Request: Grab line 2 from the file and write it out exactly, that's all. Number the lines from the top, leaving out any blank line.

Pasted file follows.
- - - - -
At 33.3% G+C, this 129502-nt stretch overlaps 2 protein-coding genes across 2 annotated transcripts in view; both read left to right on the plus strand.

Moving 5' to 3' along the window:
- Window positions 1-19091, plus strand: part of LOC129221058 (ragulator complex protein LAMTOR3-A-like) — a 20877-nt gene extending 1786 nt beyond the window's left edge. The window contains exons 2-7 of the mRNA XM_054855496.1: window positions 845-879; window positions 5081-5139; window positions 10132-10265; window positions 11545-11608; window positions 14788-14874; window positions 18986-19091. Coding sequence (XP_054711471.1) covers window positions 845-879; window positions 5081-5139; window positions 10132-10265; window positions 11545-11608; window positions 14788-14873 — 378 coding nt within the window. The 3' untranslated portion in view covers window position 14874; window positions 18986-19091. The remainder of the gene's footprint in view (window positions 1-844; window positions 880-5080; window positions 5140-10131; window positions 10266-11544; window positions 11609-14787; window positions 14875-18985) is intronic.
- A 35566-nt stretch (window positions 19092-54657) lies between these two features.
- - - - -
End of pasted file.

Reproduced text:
Moving 5' to 3' along the window: